Detail of the left epaulette before and after treatment

Detail of the left epaulette before and after treatment

The tarnish was removed by gently cleaning the surfaces with a damp swab using a mixture of carefully chosen chemicals.  This was carried out under a microscope to make sure no metal threads were being pulled away from the epaulette.  Residues where removed again by careful swabbing using deionised water – very pure water that has had any minerals filtered out of it.

This object will be featured in our forthcoming Power House exhibition at theTower of London which opens on Saturday 2nd April. Find out more about the work of our Conservation Team on our website.

Power House – Object Conservation 3

Object: Flintlock Land Service Musket (1715) XII.80

Blogger: Nyssa Mildwaters, Conservation

This musket is one of several experimental firearms which are to be included in the Power House exhibition. The musket was designed and made by the gunmaker Richard Wolldridge who worked at the Tower from about 1704 until 1749. Although this particular pattern or design was not issued to the military its does show the general form which British military firearms were beginning to take in the early 18th century.

Flintlock Land Service Musket (1715) XII.80

Flintlock Land Service Musket (1715) XII.80

The musket was is a very good condition prior to entering the Conservation Lab with only a small amount of old yellowed oil visible on the lock. Even though the exterior of the musket didn’t need a great deal of remedial work the lock mechanism was carefully removed from the musket, after of course checking that the firearm wasn’t loaded.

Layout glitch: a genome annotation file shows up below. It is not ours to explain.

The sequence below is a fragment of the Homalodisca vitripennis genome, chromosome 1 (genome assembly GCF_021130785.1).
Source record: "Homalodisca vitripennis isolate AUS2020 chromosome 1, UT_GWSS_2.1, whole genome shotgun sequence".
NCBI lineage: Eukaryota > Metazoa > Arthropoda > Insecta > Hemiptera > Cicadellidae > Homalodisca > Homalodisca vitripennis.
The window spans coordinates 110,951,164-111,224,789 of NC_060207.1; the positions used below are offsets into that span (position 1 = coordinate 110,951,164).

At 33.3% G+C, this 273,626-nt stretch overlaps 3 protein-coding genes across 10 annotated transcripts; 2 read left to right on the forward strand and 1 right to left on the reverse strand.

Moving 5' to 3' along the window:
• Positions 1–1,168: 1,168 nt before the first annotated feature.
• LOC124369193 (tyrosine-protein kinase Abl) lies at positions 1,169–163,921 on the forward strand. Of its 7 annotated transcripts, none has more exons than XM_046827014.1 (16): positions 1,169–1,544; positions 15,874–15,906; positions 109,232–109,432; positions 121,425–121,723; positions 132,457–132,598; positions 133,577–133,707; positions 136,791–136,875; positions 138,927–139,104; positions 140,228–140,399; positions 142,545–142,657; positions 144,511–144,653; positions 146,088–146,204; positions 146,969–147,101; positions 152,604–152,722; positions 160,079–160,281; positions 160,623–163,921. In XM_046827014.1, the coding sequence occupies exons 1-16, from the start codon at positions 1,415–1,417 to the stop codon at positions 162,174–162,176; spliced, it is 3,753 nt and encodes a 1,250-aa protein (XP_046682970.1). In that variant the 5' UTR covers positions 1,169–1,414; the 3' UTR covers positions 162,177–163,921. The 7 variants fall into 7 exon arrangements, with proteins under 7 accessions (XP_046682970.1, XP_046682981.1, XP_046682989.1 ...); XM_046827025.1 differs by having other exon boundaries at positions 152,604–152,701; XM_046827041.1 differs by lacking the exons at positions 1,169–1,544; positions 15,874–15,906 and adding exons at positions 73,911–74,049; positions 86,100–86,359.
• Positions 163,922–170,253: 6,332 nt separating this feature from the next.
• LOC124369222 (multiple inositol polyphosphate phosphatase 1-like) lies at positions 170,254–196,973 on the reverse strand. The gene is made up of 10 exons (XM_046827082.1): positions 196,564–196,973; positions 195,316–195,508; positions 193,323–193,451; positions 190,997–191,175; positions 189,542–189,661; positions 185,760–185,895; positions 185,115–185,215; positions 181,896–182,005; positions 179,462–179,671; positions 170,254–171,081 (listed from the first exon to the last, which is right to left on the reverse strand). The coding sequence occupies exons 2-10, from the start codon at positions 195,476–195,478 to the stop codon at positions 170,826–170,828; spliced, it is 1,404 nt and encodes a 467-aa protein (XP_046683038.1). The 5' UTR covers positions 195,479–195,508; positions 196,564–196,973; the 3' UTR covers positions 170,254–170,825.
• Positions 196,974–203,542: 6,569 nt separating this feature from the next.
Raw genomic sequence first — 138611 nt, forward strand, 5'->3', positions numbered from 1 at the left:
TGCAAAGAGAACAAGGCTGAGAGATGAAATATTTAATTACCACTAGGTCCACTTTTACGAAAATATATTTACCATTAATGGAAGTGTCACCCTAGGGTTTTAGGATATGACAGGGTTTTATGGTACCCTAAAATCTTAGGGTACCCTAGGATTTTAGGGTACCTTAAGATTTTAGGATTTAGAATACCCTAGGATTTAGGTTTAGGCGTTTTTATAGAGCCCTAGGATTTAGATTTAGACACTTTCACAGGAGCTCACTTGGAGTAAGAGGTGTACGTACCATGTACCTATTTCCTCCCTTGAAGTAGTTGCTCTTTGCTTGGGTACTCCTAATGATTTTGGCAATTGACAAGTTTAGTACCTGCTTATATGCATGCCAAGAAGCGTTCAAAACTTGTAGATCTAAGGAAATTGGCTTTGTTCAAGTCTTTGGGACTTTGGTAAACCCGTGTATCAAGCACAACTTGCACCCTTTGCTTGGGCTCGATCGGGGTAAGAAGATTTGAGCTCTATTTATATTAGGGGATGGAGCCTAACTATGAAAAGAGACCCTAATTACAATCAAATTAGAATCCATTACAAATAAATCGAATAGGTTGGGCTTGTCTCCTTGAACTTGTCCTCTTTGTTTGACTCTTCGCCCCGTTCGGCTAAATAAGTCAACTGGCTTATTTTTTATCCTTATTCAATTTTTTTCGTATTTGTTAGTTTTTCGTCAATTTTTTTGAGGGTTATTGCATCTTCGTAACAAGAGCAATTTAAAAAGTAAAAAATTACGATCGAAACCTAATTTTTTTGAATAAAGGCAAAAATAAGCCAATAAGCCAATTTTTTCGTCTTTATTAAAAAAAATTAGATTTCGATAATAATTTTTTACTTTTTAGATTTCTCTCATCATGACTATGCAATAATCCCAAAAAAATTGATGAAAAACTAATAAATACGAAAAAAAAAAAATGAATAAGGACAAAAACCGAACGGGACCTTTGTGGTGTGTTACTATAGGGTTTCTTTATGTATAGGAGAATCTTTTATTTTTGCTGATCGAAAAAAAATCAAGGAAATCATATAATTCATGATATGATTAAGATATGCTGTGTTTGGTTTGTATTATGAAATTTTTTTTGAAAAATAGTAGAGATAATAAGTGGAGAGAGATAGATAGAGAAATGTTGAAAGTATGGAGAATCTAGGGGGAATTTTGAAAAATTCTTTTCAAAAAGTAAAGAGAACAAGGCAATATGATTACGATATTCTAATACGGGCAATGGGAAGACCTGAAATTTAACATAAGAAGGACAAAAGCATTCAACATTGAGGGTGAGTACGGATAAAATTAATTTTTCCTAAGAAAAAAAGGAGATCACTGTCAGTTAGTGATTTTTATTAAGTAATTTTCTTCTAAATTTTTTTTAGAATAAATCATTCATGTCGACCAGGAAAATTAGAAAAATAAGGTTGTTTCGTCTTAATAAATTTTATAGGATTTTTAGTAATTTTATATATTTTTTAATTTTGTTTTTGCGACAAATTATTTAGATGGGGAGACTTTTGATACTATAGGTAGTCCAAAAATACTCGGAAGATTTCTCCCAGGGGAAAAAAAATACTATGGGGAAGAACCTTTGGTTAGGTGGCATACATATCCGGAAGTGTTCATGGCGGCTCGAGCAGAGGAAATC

When working with firearms we will always, where possible, remove the lock mechanism in order to check the condition of the lock’s interior as well as the underside of the barrel. Often the interior of a lock can look very different to its external appearance, with combinations of dirt, old oil or wax and corrosion all potentially present.

Flintlock Land Service Musket (1715) XII.80

Flintlock Land Service Musket (1715) XII.80

Luckily in this case the interior of the lock was in a very good condition with no further cleaning or disassembly needed. The musket was therefore reassembled, making sure that the screws were replaced in exactly the same order they were removed. This is good practise as particularly with older firearms the screws threads will have been hand cut so using the wrong screw can damage both the screw itself as well as the internal thread.

Once the old yellowed oil was cleaned from the musket’s lock using solvent swabs the metallic sections of the object were given a thin coating of Micro Crystalline wax providing a protective layer. Finally the object was photographed and packaged for transport to the Tower of London.